Audiobook length:  9 hours and 57 minutes (336 pages)

4.5 out of 5 stars       
     

22 comments:

rhapsodyinbooks said...

Gentle and downer is not a combination I want!

Deb Nance at Readerbuzz said...

I must be off to find a copy of this book. I gotta read this! :-) Thank you.

Mary (Bookfan) said...

I listened to this book a few months ago and lived it!

Mary (Bookfan) said...

*loved*. Darn iPad keyboard!

Jackie Bailey said...

I wasn't a big fan of this one, but I can see how it might have worked better on audio. Jim Broadbent is a well-loved actor over here and I can see how he'd be perfect for this. Glad you enjoyed it.

annieb said...

I loved this book as well and being around the same age as Harold it resonated with me a lot. If you want to see Jim Broadbent at his most amazing, you should see the movie Iris with him and Judi Dench. He is also in Cloud Atlas.

Ti said...

It was a surprise when I read it too. I knew it was leading up to something, but wasn't quite sure what. I felt for him a the end.

Natalie~Coffee and a Book Chick said...

I loved everything about this book and bawled my eyes out in several scenes. Harold was compelling and endearing and I forgave him his faults from page one. Loved this book.

bermudaonion said...

This book has gotten a lot of positive buzz. I've got it in print and hope to experience it that one one of these days. Do you think it would be a good book club read?

Zibilee said...

A kind friend sent this along to me, and I have been reluctant to read it because I thought it would be too dull. But then there was all the hype, and I worried that I would miss out. I think your honest and candid reactions have swayed me to grab this one after my current read. I need some gentle and thoughtfulness. Very wise and wonderful review today. Harold Fry, here I come!!

Meg @ write meg! said...

I absolutely loved this book -- and it's going in my top five for the year. Harold is such a sweet character, and I agree that the story felt very suspenseful! I desperately wanted him to complete his quest, and I cried several times. Joyce's writing is lovely. So glad you enjoyed it!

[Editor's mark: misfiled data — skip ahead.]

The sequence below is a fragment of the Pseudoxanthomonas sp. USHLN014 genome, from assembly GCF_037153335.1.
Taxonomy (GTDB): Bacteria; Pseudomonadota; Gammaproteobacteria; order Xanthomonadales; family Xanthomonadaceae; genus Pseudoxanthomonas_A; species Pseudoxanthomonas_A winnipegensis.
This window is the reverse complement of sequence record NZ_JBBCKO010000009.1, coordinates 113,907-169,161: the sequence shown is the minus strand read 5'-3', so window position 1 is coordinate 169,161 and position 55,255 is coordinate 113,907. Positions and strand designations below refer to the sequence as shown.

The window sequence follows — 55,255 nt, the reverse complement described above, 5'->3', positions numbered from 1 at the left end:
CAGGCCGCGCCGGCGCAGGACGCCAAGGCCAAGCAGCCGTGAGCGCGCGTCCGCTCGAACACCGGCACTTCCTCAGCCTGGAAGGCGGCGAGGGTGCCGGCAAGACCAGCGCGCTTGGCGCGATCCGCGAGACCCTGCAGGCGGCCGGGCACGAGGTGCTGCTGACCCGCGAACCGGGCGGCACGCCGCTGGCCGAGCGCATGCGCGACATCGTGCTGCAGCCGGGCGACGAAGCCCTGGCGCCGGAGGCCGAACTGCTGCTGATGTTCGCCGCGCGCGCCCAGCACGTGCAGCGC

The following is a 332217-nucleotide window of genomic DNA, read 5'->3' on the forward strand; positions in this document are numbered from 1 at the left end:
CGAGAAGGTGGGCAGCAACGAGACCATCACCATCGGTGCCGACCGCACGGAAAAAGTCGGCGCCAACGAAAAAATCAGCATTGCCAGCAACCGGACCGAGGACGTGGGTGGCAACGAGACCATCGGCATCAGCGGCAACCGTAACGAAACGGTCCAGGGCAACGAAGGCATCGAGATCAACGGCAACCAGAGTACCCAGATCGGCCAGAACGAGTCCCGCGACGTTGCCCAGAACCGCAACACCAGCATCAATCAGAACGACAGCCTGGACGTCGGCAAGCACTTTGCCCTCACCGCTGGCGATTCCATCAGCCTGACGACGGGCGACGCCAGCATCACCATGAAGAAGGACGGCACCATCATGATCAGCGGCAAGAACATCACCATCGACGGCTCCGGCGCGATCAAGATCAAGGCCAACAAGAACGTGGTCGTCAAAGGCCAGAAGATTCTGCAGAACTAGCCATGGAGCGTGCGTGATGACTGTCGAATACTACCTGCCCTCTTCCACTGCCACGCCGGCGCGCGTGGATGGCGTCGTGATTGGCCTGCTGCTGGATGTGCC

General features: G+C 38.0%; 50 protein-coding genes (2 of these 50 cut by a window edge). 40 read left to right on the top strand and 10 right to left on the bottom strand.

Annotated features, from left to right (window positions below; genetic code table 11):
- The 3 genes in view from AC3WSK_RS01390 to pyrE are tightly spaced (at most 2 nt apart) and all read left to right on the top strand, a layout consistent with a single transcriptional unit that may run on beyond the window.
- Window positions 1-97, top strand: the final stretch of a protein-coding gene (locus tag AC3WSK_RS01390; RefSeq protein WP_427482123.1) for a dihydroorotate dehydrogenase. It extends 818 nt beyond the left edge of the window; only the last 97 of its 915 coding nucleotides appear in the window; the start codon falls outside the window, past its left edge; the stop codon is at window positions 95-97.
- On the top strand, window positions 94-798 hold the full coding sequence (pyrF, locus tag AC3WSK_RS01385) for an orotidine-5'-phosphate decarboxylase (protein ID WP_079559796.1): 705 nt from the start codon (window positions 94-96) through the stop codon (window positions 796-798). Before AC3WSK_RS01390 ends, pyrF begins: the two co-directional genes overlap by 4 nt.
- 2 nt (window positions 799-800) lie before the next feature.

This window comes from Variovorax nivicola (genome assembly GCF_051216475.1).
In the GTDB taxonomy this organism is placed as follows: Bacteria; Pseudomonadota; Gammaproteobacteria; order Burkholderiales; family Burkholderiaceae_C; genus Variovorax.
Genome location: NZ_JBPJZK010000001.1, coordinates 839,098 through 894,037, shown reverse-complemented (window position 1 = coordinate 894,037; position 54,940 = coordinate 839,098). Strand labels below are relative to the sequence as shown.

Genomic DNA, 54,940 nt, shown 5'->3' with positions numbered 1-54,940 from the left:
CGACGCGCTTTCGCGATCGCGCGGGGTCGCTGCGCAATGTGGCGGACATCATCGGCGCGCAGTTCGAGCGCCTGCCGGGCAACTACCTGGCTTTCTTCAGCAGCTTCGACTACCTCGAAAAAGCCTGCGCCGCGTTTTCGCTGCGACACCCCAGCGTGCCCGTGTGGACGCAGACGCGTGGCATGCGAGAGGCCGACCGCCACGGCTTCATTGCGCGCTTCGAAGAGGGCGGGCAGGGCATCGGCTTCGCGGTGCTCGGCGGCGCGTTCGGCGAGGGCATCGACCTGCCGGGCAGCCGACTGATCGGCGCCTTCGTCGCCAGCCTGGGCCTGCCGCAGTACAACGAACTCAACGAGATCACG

caite said...

I tried this one...and did not finish it. Maybe I was just in a 'mood'...because all I have seen are positive reviews.

Jenny said...

I know what you mean about this book seeming "gentle". This is one of those that normally I'd end up reading just because everyone says to but not because I'm actually interested in it, LOL. But you do have a way of really selling some of these books! I'll keep it in mind for one day. :)

Jenners said...

I know!! I felt the same way. I went into it thinking it was going to be a silly charming little story and got much more than I bargained for -- in the best way possible. I was just shocked at the end when we find out about David. She did a great job of weaving an intricate and multi-layered story that far exceeded my expectations.

And you should know Jim Broadbent -- he's quite a well known actor, Ms. Movie Pants! http://www.imdb.com/name/nm0000980/

JoAnn said...

I loved this book in print... glad to know the audio is well-done, too!

Nise' said...

Brought this book home from the library today after remembering the good reviews.

Tasha B. said...

This is one of the better reviews of this book I read, I think! I also worried it'd be a bit of a downer, but I wouldn't expect a book like this to be gritty and visceral. Sounds like it's worth checking out.

Alyce said...

I've seen a ton of positive reviews for this one and a few negative - I tend to think I'd probably like it though. The Straight Story sounds really good too.

softdrink said...

Whew, glad we didn't lead you astray!

Trisha said...

Now that is a ton of recommendations from bloggers I like right there....

Marie said...

I thought the book was very suspenseful, too. I wondered what she would come up with to fill all those pages, and how it would turn out. It's a terrific read, darker than someone might expect but terrific.

Julie P. said...

Might just have to move this one up on my TBR pile.